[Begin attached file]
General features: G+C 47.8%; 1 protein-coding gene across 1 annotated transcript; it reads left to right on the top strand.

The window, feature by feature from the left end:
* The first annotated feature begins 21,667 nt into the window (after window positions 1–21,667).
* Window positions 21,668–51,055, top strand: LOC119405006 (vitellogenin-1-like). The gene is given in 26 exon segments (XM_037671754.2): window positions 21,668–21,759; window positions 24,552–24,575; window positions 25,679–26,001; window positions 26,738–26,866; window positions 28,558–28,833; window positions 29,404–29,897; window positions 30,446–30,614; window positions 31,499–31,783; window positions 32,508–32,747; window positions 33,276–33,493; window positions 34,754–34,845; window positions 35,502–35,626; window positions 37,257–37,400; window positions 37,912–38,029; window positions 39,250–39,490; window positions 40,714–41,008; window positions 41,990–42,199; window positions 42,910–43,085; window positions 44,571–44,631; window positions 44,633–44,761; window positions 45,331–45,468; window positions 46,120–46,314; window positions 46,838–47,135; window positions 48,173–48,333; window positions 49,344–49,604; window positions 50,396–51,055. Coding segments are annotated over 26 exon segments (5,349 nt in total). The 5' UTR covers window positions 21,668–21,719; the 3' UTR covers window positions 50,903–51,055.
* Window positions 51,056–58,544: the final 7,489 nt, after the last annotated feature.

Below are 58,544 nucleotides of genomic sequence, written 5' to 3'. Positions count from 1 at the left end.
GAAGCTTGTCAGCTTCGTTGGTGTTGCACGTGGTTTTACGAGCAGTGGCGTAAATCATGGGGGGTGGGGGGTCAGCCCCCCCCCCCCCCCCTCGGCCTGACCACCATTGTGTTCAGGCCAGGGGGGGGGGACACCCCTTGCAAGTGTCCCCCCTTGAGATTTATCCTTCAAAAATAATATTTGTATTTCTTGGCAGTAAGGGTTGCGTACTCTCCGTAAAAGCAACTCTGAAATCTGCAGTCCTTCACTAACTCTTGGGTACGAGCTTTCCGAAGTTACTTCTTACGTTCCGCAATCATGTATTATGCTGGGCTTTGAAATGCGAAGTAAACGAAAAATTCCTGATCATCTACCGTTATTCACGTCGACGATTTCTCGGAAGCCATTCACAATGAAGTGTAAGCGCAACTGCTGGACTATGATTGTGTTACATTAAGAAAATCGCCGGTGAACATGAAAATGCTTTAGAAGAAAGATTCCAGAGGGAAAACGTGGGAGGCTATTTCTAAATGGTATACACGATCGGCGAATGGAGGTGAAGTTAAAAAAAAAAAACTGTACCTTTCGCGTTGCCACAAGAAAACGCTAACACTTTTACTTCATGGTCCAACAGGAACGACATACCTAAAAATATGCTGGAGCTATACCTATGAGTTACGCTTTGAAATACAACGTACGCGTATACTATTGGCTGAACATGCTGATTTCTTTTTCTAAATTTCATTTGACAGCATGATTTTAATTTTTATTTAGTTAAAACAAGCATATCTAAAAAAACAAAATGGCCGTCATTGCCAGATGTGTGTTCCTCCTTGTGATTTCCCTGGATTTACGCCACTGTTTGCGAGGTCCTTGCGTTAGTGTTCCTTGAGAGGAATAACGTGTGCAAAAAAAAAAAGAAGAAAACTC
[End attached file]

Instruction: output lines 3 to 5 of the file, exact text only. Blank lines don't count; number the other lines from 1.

* The first annotated feature begins 21,667 nt into the window (after window positions 1–21,667).
* Window positions 21,668–51,055, top strand: LOC119405006 (vitellogenin-1-like). The gene is given in 26 exon segments (XM_037671754.2): window positions 21,668–21,759; window positions 24,552–24,575; window positions 25,679–26,001; window positions 26,738–26,866; window positions 28,558–28,833; window positions 29,404–29,897; window positions 30,446–30,614; window positions 31,499–31,783; window positions 32,508–32,747; window positions 33,276–33,493; window positions 34,754–34,845; window positions 35,502–35,626; window positions 37,257–37,400; window positions 37,912–38,029; window positions 39,250–39,490; window positions 40,714–41,008; window positions 41,990–42,199; window positions 42,910–43,085; window positions 44,571–44,631; window positions 44,633–44,761; window positions 45,331–45,468; window positions 46,120–46,314; window positions 46,838–47,135; window positions 48,173–48,333; window positions 49,344–49,604; window positions 50,396–51,055. Coding segments are annotated over 26 exon segments (5,349 nt in total). The 5' UTR covers window positions 21,668–21,719; the 3' UTR covers window positions 50,903–51,055.
* Window positions 51,056–58,544: the final 7,489 nt, after the last annotated feature.